Scotland politics

Access to new medicines needs to improve, say MSPs

Pills in a hand
Image caption SMC decides which drugs are cost effective on the NHS

A committee of MSPs has called for "significant improvements" to the way patients access new medicines.

Holyrood's health committee said it "remained concerned" that despite recommendations to make the system better, very little had been done.

Members said the process needed to be trusted by the public.

At present, the Scottish Medicines Consortium (SMC) provides advice to NHS boards about the clinical and cost-effectiveness of all new drugs.

The committee urged the Scottish government to review previous decisions made in relation to individual patient treatment requests (IPTR).

It said the "central difficulty" of the IPTR system was the requirement for patients to prove exceptional circumstances - particularly with "orphan and ultra-orphan conditions".

The committee report said: "It is believed that, in its current form, this approach acts as a barrier to accessing drugs clinicians believe their patients need."

It added: "The Scottish government must outline steps it plans to take that will improve the process."

Health Secretary Alex Neil said access to new medicines was a "complicated and important issue" and further improvements to the system must be taken "after very careful consideration".

The minister added that he would be meeting UK minister Earl Howe to seek greater clarification from Westminster on its new drug pricing structure.

Mr Neil said: "We will be taking the committee's recommendations, along with those from the recent independent reviews, and will be consulting over the summer."

In November last year, Mr Neil asked two experts - Prof Philip Routledge, professor of clinical pharmacology in Cardiff University, and Prof Charles Swainson, the former medical director of NHS Lothian - to look at how the new medicines system operated.

The pair made a number of recommendations including letting patients and health professionals observe the appraisal process.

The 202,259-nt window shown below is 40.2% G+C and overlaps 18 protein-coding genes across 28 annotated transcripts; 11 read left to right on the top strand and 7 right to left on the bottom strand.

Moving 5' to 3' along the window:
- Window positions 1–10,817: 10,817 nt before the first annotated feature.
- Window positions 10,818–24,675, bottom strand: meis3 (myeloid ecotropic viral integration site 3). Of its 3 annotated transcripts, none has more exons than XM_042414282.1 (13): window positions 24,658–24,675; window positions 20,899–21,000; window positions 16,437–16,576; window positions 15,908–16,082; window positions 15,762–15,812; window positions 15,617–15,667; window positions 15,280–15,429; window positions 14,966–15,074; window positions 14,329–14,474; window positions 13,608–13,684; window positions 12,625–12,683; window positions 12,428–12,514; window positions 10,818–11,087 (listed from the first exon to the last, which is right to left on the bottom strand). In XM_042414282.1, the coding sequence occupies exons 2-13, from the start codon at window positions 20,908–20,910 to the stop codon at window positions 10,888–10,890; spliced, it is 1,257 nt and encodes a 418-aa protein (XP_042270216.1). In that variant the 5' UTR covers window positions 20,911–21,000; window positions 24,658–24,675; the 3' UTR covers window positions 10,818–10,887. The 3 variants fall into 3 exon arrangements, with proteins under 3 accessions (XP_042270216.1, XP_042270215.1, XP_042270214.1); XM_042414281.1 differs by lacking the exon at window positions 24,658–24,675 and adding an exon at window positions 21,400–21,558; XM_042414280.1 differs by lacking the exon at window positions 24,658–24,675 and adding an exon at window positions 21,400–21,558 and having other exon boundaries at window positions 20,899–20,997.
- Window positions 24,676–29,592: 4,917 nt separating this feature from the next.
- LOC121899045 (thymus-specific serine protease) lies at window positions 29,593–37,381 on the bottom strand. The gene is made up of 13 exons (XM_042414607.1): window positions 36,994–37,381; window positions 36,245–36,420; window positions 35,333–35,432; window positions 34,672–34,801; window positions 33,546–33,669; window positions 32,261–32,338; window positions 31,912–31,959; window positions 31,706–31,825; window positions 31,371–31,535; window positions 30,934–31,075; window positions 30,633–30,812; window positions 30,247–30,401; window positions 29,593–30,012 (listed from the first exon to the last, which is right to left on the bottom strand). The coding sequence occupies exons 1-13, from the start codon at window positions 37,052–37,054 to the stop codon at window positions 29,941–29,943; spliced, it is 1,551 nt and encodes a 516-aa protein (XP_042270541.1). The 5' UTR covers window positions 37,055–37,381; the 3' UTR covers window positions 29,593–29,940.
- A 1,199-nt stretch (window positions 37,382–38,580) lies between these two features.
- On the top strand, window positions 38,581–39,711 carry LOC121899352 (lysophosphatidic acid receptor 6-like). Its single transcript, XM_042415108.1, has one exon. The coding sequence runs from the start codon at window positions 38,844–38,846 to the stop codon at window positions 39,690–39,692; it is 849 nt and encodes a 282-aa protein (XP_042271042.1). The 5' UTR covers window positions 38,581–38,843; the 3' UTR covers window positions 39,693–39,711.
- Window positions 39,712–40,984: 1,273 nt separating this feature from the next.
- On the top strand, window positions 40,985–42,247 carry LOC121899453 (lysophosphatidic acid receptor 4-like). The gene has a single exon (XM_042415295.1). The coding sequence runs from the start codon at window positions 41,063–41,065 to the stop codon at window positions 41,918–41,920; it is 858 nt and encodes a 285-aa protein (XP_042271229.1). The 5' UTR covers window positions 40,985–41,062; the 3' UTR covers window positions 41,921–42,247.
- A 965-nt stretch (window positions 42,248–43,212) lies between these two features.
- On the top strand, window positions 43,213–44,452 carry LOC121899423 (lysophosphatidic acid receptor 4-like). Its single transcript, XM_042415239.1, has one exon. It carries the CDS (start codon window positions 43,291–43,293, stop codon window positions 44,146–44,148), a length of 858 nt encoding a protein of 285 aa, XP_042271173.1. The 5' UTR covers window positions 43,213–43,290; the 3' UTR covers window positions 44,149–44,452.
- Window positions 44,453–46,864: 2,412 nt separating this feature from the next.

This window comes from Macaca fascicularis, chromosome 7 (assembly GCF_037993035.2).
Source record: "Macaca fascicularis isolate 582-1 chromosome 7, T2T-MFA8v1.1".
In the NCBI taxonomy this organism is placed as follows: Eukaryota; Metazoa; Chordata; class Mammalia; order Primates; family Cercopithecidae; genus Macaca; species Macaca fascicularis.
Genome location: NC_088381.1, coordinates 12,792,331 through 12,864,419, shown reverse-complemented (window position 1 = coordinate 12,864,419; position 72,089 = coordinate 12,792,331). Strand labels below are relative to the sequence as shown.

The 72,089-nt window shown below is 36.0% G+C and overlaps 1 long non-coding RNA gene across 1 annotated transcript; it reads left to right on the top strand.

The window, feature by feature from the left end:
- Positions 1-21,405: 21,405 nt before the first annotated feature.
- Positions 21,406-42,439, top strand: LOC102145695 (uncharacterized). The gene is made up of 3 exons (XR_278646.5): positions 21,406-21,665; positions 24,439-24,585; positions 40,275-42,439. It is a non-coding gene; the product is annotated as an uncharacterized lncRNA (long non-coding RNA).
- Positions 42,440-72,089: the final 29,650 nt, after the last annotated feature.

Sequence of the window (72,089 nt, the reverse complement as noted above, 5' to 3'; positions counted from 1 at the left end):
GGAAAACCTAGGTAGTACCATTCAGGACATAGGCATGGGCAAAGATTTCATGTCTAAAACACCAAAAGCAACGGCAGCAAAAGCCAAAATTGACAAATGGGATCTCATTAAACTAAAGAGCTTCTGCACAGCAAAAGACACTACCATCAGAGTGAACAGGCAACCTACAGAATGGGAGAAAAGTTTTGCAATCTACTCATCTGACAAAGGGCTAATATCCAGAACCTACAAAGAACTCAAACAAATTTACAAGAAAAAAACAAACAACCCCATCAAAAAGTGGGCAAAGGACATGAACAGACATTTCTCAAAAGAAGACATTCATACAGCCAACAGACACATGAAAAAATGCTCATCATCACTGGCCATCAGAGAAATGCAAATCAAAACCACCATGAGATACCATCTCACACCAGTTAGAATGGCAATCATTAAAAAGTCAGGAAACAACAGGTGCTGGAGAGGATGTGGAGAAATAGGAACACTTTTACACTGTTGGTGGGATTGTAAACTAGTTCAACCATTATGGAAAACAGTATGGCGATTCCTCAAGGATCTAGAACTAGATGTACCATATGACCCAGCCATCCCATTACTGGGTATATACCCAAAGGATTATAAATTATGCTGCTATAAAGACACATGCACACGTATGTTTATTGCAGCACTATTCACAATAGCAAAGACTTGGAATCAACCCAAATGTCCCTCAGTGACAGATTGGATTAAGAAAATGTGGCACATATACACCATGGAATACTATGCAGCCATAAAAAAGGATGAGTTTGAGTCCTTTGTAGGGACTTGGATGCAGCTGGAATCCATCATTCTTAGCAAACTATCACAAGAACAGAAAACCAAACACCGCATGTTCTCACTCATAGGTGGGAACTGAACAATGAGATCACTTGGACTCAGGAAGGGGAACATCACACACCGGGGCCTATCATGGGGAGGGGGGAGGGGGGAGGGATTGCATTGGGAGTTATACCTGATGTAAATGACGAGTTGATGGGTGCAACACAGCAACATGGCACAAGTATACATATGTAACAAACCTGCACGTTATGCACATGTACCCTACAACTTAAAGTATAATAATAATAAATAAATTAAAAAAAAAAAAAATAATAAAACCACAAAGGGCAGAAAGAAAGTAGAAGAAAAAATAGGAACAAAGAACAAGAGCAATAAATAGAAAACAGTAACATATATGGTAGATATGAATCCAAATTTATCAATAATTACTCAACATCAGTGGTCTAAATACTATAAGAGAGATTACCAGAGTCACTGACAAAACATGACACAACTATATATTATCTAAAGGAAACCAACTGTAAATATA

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Health committee convener Duncan McNeil said: "This [new medicines] has always been a contentious issue and let's be clear that there are no easy answers or quick fixes.

"However, the reviews set up by the Scottish government to come up with suggestions to improve the system have done little to address the barriers that currently exist.

"The committee believes that the recommendations outlined in this report have the potential to create a better and more transparent system for patients to access new medicines."

Scottish Labour's Neil Findlay said the system as it stood was not "fit for purpose".

He added: "It can't be right that some patients get drugs after their story appears in the press, or if Labour MSPs raise it in parliament, or that others consider moving to England to access drugs to improve the quality of their lives."

The committee made a number of recommendations including;

  • The Scottish government "must" outline the steps it plans to take to improve the Individual Patient Treatment Request (IPTR) system.
  • The government should review previous IPTR decisions and "improve the monitoring of applications"
  • The SMC and Scottish government should review "as a matter of priority" the rules around orphan and ultra-orphan conditions.
  • The government is called on to "urgently investigate" and to report back to the committee on whether there is a decline in the number of phase three clinical trials in Scotland and to consider any steps that may be needed to increase their number as well as maximising the overall number of clinical trials.

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